Even before the Jetson’s, Isaac Asimov gave us the Laws of Robotics in a short story called “Roundabout” published in 1942. The idea of creating machines with brains which could do work for us has been a dream of humans living in many different eras. But it was the stuff of fiction until now. And although we are closer to robots who think like humans than humans have ever been, although we now use Artificial Intelligence in many ways, we have not created the ‘singularity.’ There is currently a race to make the iconic robot, a thinking, feeling machine that can anticipate our needs and our moods, relieve us of tedious tasks, and take on the dangerous tasks that would kill or maim fragile humans.
Asimov’s Laws were written to protect humans from robots. We have always feared achieving humanoid robots even as we are heading pell mell towards producing them. Why do we keep going? If we understood that, we would have unlocked the mystery of what drives humans to do anything.
The very fact that Asimov wrote his laws reminds us that we also know the dual nature of our reality. Regardless of what we invent, create, or do to solve a problem, the solution will eventually reveal that it offers negatives as well as positives. Asimov wanted to look at what could go awry with robotics and protect against it. Clearly the more intelligent the creations, the more we endow them with the power to use human decision-making skills, make them capable of learning (and learning perhaps even beyond human intelligence), the more nervous we are that robots will no longer need humans and may harm us.
First Law of Robotics
A robot may not injure a human being or, through inaction, allow a human being to come to harm.
Second Law of Robotics
A robot must obey the orders given it by human beings except where such orders would conflict with the first law.
Third Law of Robotics
A robot must protect its own existence as long as such protection does not conflict with the first and second law.
We have had some evil robots like Hal the computer in 2001: A Space Odyssey and in some of Asimov’s books, like I, Robot. In fact Asimov wrote many books about robots. We have had robots we fell in love with like C-3PO and R2-D2, and BB-8. We had robots of war like the AT -AT walkers in Star Wars.
Since robots obey their owners and people are both good and evil, robots in fiction represent both sides of our nature. Recent books with robots and AI’s seem to be deliberately presenting us with kinder, gentler robots, whose human-like personalities make them very appealing. Authors seem to want to persuade us that Asimov was wrong when he suggested that robots that are too human may turn on us. Asimov implied, after all why would they need us? His robots learn that humans are not worthy of respect. Modern authors picture robot-human interactions as far more emotional and positive.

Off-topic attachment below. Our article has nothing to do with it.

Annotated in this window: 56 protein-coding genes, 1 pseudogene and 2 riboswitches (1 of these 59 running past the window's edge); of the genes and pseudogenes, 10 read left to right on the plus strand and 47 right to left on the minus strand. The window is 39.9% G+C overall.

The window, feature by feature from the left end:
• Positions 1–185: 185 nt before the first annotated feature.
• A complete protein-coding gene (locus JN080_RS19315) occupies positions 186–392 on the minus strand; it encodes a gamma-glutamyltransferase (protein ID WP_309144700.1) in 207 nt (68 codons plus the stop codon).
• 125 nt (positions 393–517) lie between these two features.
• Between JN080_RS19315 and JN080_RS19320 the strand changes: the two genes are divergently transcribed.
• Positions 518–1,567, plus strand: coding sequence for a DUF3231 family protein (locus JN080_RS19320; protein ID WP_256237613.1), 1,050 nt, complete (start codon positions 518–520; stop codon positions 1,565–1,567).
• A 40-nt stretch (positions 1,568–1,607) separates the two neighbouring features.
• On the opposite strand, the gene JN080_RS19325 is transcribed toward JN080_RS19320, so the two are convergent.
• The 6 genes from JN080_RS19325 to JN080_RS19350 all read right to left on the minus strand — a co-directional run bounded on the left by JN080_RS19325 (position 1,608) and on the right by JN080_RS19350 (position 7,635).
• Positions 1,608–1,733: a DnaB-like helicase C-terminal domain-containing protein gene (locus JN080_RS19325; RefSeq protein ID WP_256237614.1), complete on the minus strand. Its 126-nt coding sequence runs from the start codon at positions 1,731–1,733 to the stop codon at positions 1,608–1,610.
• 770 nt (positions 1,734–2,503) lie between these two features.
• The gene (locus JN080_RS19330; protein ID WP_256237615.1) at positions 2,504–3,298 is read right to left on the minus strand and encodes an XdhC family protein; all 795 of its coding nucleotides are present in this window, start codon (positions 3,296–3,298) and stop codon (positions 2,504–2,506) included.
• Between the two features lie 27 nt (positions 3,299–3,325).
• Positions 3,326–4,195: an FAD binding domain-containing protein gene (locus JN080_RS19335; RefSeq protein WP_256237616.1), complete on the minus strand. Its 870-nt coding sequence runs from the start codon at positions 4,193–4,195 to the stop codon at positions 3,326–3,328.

Martha Wells presents us with The Murderbot Diaries, where the main character is a robot designed to be a ‘murderbot’ who doesn’t like his role in life, finds a way to excise his governing controller and goes rogue — but in the most heroic and entertaining ways. Kazuo Ishiguro presents us, in Klara and the Sun, with the very tuned-in AI, Klara, who runs on solar energy and seems to ‘out-human’ the humans by taking such good care of the person she is purchased for. Modern sci-fi of the world-building variety mixes humans and robots indiscriminately. We even have the dark view of humans who exploit robots as in Blade Runner. Google (which runs on AI) can give you a list of books about robots.
We may be discussing whether or not we should advance artificial intelligence, how far we should go with it and if we will ever reach the ‘singularity,’ but all the while we are discussing AI we are already using it in so many spheres. We have manufacturing robots, self-driving cars, smart assistants, proactive healthcare management, disease mapping, automated financial investing, virtual travel booking agents, social media monitoring, inter-team chat tools, conversational marketing bots, natural language processing tools, Facebook newsfeed, Google search, book recommendations, an iRobot or a Roomba to vacuum or mop our floors, GPS, facial recognition, handwriting recognition, speech recognition, virtual reality, artificial creativity and if you google artificial intelligence there is even more. Some of these involve simple algorithms, some are more complex.
Neal Stephenson, in his book Fall, or Dodge in Hell, suggests that the eventual outcome of finding the singularity is oblivion, or living forever but only as digital beings. Is he issuing a warning like Asimov’s laws, that experts say robotics has moved beyond, or is his warning, which is more informed by where robotics has gone and where computing has gone, a warning we should heed. We are close to having quantum computing that does not require subhuman conditions to function, allowing us to handle data with exponentially greater speed and complexity. What good things will come with quantum computing and what will we do that might bring harm to humans, animals or the planet? We don’t know, but it looks like we’ll find out, unless the climate changes wrought by human excesses knock us back into a more primitive age. Stop or go on, yes or no? I think we all know the answer.